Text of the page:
A professor talks about the COVID-19 outbreak and his inspiration for photography – The Connection

Professor Patty Felkner was worried and uncertain about her photography lessons when the COVID-19 outbreak hit.
Felkner, who was a professor of photography at Cosumnes River College for 30 years, prides herself on being a happy person in life because she can do what she loves as a profession and is able to share that love. with his students.
In March 2020, Felkner and his colleague took their beginner photography classes to San Francisco for a field trip. Weird talk about the bus ride home grew among students about the coronavirus, as they weren’t sure if the outbreak would affect them.
Upon returning home, the CRC announced that they had to close in-person classes as it was unsafe for them to continue due to the coronavirus outbreak. This forced all classes to be taught online overnight.
“He just stopped and it was so immediate,” Felkner said. “I was so worried about my family and my students.”
Felkner’s voice had become a little shaky as he thought back to the start of the closings. “I was terrified,” she said.
“She always saw the good in people,” said photography professor Kathryn Mayo, who has been a colleague of Felkner at CRC for 14 years.
Mayo said she admired Felkner for who she was as a colleague and a person and always had a big smile when talking about her.
“I was able to learn so many things working with her,” Mayo said. “I see her not only as a colleague, but also as a mentor and a friend.”
Mayo said she felt she had the right partner to tackle the challenges they would face in remote learning with Felkner’s experience and vision for how students can learn.
One of the many students Felkner has touched is Neezy Jeffery, who majors in photography and has known Felkner since the spring of 2020.
Jeffery is a former student of Felkner and is now his teaching assistant. She said she chose to be Felkner’s nanny because she had a lot of gratitude and respect for her.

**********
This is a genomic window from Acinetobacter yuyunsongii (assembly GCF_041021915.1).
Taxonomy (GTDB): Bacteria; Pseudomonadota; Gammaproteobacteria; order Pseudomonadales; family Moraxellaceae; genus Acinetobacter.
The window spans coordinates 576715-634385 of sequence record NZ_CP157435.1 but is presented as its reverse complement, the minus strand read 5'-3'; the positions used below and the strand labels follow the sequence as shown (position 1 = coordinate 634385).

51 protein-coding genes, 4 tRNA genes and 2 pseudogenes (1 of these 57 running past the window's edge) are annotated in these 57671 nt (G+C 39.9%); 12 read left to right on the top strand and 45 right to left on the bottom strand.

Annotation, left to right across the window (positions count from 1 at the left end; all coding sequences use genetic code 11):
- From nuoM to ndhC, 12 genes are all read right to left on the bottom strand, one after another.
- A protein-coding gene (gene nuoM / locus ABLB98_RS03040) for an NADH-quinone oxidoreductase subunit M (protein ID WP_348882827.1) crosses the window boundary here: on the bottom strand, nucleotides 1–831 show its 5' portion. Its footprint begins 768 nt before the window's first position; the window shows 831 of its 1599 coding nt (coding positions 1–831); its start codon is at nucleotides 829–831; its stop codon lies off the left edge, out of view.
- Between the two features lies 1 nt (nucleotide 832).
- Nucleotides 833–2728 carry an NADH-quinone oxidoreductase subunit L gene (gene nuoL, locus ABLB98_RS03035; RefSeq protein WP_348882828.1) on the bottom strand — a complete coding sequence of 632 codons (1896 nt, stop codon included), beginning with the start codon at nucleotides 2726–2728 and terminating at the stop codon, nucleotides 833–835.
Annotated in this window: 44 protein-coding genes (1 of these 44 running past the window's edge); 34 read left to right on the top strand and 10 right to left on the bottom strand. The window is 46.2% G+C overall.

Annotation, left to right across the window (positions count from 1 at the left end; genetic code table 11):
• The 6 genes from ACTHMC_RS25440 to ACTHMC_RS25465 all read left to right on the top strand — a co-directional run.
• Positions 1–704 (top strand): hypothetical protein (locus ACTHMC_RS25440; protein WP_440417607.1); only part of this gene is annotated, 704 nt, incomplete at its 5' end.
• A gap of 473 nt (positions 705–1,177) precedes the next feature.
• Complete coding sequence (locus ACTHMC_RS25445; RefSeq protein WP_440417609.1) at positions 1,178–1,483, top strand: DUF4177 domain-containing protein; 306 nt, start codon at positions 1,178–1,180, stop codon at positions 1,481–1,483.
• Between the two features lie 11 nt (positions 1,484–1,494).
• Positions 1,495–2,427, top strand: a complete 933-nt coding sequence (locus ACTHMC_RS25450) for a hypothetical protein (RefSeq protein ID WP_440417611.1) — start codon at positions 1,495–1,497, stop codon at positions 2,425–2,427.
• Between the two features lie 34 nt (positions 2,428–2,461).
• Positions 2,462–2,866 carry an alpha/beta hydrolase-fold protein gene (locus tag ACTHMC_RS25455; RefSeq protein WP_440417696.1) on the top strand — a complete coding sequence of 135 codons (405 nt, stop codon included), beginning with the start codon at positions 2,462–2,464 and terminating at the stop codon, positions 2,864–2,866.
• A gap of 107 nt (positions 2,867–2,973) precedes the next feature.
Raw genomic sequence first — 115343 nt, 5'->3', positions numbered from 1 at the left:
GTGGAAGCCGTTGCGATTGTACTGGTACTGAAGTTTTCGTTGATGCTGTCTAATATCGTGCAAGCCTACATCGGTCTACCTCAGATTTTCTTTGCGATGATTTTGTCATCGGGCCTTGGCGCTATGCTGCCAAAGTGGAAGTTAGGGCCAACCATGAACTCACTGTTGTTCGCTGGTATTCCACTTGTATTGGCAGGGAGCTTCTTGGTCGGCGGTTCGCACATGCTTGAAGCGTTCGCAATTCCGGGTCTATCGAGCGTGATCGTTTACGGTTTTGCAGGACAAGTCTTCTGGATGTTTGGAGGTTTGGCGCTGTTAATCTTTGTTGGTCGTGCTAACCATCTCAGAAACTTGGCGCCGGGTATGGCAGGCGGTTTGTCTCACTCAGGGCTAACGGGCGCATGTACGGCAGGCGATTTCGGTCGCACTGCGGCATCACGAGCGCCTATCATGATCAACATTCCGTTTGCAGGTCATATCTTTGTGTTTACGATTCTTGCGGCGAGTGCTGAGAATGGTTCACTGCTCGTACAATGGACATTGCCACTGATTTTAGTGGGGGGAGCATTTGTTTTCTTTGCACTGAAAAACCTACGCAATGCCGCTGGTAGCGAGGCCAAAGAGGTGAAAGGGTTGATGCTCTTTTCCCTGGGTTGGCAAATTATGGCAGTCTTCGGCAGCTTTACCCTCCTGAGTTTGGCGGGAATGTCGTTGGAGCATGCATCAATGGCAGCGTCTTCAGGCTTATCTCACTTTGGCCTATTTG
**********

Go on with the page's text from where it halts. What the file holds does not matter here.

Jeffery got to experience both how Felkner teaches before and during the pandemic.
“She went above and beyond in that moment,” Jeffery said. She also said she thought Felkner was always open to her students and always made sure they were okay and learning to the best of their abilities.
“She doesn’t just treat you like a student, she treats you like a person,” Jeffery said. “She treats you like you’re an artist and that’s something you don’t really get going.”
Felkner said his love for photography started with his father, as he was an amateur photographer with a camera.
“He had a camera and I followed him around and eventually he let me use it and so I got really into photography when I was in high school,” she said. “But it had to do with him and his love for him.”
Felkner said the students are what make CRC special for her.
“We have a lot of diversity both ethnically, culturally, age and disability, CRC seems like such an open place,” Felkner said. “I learned so much from my students.”
She also said that her colleagues are also what makes the school special.
“A lot of people who complain about their jobs complain because they don’t really like the people they work with,” Felkner said. “But for me, I really like the people I work with and so it’s also a lot of fun to be at work.”
Most CRC in-person classes will remain online to begin the spring semester until February 22. Felkner said she understands the decision to push back in-person classes due to the recent spike in COVID cases in the Sacramento area, but looks forward to returning to class with her students in the safest way possible.

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